The character designers said that when they were conceptualizing his image they combined elements from Felix the Cat and Mickey Mouse to form his appearance, and tweaked his personality so kids could better relate and look up to him. You can’t go wrong with that formula. You’re already taking iconic recognition and fusing that with the moral compass of a superhero, and leaving the elements that may drive away select demographics out. It’s like pizza. It’s kind of hard to mess that up. Of course I do mean that only in the first half of his career.
5) What makes the games so good ? What is the most important part? (storyline, music, gameplay, etc)
Zezima: I was about to say that I had already inadvertently answered this, but you brought up something I neglected to mention and I think deserves to be touched on. The music. No matter what anyone says about these games, no matter how bad the development or publishing is handled, no one can ever say Sonic’s had a bad soundtrack. With the exception of maybe Sonic 4, whose music is only mediocre at worst, they’ve had an amazingly outstanding track record of sound development. From the very first game to the most recent, they’ve found a way to make some of the most iconic and recognizable scores period. Even if you don’t even like Sonic or have played it, there’s bound to be at least a track or two you’ll still associate with him regardless. And it arguably only got better with the Dreamcast era when they began the inclusion of lyrical pieces. You just can’t beat their arrangements.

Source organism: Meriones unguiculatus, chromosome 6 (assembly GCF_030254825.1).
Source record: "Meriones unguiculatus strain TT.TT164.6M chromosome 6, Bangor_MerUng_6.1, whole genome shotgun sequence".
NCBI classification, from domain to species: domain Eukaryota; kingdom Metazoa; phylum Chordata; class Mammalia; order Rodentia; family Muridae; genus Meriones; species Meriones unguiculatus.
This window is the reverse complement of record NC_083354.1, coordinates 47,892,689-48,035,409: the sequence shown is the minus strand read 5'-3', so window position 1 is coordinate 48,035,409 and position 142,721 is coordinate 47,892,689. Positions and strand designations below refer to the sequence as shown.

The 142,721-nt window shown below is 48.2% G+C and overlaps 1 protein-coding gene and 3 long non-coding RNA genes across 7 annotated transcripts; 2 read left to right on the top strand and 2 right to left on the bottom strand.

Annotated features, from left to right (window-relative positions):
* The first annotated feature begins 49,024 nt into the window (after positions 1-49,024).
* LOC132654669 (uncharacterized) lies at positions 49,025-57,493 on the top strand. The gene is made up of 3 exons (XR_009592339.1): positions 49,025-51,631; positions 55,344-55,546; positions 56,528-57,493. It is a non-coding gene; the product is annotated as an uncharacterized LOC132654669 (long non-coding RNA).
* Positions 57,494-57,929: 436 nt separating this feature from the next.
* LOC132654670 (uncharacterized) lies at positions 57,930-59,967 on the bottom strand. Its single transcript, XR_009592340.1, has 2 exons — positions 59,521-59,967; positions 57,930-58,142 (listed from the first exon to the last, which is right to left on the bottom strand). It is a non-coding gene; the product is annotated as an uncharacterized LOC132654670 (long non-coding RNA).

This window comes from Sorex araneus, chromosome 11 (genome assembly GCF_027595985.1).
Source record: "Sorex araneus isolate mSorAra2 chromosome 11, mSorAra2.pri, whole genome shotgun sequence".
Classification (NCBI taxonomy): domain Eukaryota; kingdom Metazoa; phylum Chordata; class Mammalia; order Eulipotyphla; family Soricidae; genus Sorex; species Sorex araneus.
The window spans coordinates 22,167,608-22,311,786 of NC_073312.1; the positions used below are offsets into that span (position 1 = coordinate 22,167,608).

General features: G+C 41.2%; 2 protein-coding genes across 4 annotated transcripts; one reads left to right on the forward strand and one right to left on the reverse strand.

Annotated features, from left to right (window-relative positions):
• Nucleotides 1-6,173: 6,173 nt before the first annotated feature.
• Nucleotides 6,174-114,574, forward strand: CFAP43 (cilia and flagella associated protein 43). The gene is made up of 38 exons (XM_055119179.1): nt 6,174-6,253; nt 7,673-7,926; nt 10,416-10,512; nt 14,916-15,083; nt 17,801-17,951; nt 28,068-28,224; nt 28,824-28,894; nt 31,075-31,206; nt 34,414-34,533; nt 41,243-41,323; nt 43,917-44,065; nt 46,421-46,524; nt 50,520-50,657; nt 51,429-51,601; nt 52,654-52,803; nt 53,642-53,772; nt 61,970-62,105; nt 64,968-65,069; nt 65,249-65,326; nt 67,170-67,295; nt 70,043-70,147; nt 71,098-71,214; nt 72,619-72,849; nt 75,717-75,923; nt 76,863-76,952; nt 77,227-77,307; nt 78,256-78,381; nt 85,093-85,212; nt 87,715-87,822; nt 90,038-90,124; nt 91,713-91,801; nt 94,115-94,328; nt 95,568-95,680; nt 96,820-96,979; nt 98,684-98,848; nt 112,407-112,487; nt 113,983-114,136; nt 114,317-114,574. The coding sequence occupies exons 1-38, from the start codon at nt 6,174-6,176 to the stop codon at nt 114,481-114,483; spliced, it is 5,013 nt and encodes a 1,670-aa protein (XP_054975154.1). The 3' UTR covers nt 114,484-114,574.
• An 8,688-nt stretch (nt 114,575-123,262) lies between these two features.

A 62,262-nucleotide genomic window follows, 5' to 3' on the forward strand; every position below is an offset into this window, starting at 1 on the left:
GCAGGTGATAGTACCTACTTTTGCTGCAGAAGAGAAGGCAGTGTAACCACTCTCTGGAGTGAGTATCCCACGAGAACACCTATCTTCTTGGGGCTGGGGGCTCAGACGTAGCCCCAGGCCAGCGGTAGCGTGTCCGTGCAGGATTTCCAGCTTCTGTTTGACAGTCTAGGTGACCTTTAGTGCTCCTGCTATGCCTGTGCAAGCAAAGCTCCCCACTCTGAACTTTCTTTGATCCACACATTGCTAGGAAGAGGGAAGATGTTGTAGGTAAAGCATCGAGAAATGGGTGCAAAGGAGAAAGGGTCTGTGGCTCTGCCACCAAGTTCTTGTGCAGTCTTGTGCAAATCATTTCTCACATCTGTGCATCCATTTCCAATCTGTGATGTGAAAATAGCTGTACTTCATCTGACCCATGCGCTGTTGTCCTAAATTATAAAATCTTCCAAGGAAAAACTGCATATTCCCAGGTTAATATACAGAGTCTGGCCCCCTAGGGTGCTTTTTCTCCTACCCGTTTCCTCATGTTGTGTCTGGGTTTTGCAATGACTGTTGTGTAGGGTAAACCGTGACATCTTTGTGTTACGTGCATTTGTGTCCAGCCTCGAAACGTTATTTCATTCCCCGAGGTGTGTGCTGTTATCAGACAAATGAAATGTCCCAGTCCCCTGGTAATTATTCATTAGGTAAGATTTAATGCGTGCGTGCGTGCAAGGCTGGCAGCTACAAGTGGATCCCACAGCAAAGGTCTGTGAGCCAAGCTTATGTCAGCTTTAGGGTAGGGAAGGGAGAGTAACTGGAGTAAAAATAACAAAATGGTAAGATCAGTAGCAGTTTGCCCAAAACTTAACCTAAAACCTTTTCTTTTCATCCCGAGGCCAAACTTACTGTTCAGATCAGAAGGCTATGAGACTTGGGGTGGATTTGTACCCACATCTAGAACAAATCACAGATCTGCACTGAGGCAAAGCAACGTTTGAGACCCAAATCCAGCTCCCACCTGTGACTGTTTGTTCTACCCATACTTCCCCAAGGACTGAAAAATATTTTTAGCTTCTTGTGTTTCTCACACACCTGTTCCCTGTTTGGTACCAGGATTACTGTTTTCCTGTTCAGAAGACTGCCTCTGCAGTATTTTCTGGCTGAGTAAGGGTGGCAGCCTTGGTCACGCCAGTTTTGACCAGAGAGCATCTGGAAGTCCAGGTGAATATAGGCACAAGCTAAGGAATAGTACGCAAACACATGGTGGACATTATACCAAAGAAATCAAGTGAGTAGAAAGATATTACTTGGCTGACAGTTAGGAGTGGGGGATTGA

6) If you had to rate your self from: 1 being totally not involved or busy with Sonic to 10 fully involved. How much would you give your self from 1/10 and why ?